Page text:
When you update your status or post a picture on Facebook, truth is that you expect people to read and interact on it (come one let’s be honest here). So, when people actually do “like” your post, it make you feel good about yourself, it makes you feel appreciated, right? And that translates into a boost in your brain’s reward center.
Also Read: 10 Ways to Improve Engagement on Facebook
Well, in one of the first studies to connect social media use and brain imaging data, researchers led by Dar Meshi, a postdoctoral researcher at the Freie Universität in Berlin, showed how they could predict people’s Facebook use by looking at how their brain reacted to positive social feedback in a scanner:
Specifically, a region called the nucleus accumbens, which processes rewarding feelings about food, sex, money and social acceptance became more active in response to praise for oneself compared to praise of others. And that activation was associated with more time on the social media site.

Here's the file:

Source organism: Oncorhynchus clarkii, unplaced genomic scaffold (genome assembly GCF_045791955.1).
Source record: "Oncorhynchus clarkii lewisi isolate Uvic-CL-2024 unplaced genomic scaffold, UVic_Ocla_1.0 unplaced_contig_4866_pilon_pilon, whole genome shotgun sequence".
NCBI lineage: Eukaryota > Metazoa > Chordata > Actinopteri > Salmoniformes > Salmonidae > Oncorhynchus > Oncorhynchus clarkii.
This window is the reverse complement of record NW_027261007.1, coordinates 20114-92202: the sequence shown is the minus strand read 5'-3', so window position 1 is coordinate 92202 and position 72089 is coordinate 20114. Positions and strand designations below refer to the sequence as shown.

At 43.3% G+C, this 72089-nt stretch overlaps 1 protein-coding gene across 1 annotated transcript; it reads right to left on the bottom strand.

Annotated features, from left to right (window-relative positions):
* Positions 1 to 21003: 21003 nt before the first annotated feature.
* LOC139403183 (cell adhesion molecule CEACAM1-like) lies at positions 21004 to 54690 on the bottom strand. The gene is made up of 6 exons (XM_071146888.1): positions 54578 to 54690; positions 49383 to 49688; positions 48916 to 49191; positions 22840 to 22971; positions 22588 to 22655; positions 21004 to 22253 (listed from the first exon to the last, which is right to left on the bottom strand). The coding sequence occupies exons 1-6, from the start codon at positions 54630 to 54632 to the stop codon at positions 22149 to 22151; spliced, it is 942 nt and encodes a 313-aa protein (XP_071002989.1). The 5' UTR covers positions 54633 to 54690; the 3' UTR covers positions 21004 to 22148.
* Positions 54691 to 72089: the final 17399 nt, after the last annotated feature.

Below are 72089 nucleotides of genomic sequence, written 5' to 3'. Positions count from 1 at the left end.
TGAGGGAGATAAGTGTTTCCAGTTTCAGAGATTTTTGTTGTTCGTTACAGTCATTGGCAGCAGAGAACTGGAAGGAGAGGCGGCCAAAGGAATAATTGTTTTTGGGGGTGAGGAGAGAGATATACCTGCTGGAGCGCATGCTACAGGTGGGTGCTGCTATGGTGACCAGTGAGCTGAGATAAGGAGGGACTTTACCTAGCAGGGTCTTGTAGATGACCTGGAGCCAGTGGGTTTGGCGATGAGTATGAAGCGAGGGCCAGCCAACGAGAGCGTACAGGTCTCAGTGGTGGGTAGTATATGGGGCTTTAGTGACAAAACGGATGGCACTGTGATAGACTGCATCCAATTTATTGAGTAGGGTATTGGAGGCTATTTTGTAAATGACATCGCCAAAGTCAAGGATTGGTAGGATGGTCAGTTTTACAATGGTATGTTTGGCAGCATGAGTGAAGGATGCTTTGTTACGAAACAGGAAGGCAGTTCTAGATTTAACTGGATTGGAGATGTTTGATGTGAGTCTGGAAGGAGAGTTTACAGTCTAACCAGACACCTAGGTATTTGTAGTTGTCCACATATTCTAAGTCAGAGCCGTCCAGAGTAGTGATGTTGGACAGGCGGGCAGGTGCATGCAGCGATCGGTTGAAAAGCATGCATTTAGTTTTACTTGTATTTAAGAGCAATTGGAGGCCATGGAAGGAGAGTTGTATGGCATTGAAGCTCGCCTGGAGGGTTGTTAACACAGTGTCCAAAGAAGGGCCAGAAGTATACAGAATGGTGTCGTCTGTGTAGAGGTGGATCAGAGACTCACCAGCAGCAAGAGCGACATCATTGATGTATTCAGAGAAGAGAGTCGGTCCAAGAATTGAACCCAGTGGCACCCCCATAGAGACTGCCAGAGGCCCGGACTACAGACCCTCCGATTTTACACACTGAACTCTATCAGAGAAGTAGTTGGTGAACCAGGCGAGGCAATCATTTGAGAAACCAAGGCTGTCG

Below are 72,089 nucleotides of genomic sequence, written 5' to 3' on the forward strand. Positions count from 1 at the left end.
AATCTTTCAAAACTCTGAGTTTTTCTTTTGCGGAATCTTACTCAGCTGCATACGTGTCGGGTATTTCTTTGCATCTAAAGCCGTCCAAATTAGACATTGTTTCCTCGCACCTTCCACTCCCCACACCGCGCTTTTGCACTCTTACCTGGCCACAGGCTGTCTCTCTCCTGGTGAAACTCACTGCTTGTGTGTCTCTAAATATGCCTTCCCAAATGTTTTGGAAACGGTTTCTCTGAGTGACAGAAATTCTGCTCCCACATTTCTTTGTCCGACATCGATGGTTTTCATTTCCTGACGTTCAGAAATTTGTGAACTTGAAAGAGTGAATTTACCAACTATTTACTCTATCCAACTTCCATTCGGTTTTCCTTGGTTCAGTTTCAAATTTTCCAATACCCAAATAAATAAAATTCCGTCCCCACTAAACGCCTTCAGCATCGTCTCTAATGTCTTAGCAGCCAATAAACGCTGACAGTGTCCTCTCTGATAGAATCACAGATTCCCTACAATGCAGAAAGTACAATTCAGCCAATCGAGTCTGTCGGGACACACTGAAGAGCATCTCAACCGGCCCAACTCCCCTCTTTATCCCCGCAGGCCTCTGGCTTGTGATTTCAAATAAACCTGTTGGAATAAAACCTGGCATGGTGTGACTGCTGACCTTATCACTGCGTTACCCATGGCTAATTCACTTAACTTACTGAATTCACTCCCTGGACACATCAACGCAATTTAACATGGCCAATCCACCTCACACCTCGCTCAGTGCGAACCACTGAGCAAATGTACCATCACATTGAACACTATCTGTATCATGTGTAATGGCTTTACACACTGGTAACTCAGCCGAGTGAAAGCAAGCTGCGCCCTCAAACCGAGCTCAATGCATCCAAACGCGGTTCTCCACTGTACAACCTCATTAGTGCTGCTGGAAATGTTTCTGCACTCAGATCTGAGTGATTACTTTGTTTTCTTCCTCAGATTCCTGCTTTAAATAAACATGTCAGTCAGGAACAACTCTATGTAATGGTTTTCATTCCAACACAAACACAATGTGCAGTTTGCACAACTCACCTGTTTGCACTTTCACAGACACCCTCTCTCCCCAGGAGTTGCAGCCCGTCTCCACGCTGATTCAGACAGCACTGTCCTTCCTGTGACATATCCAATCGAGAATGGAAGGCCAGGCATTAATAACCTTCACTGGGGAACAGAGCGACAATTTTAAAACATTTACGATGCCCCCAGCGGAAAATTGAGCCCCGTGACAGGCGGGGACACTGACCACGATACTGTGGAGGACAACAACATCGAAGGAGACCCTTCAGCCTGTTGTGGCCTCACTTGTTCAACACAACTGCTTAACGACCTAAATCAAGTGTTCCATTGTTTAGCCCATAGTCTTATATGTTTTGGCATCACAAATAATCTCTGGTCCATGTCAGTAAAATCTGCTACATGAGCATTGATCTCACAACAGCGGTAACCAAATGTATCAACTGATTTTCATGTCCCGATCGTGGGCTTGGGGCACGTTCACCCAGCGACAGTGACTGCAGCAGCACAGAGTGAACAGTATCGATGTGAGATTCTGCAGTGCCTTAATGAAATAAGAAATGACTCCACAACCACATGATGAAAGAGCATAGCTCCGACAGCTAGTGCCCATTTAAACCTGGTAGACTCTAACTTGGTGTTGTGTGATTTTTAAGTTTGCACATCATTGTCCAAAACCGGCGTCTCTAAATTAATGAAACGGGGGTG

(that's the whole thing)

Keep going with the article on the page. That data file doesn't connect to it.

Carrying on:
Social affirmation tends to be one of life’s great joys, whether it occurs online or off, so it’s not surprising that it would light up this area.After all, who can say no to flattery and feeling good about ourselves? But, as it turns out, this social affirmation that comes when people like your status updates is addictive, which might help explain why people tend to spend so much time on Facebook:
On the social media site, the pleasure deriving from attention, kind words, likes, and LOLs from others occurs only sporadically. Such a pattern for rewards is far more addictive than receiving a prize every time, in part because the brain likes to predict rewards, and if it can’t find a pattern, it will fuel a behavior until it finds one. So if the rewards are random, the quest may continue compulsively.
And as Times concludes, Facebook may draw people in by making them feel connected— but it keeps them coming back because so many of us take pleasure in knowing that we’re liked.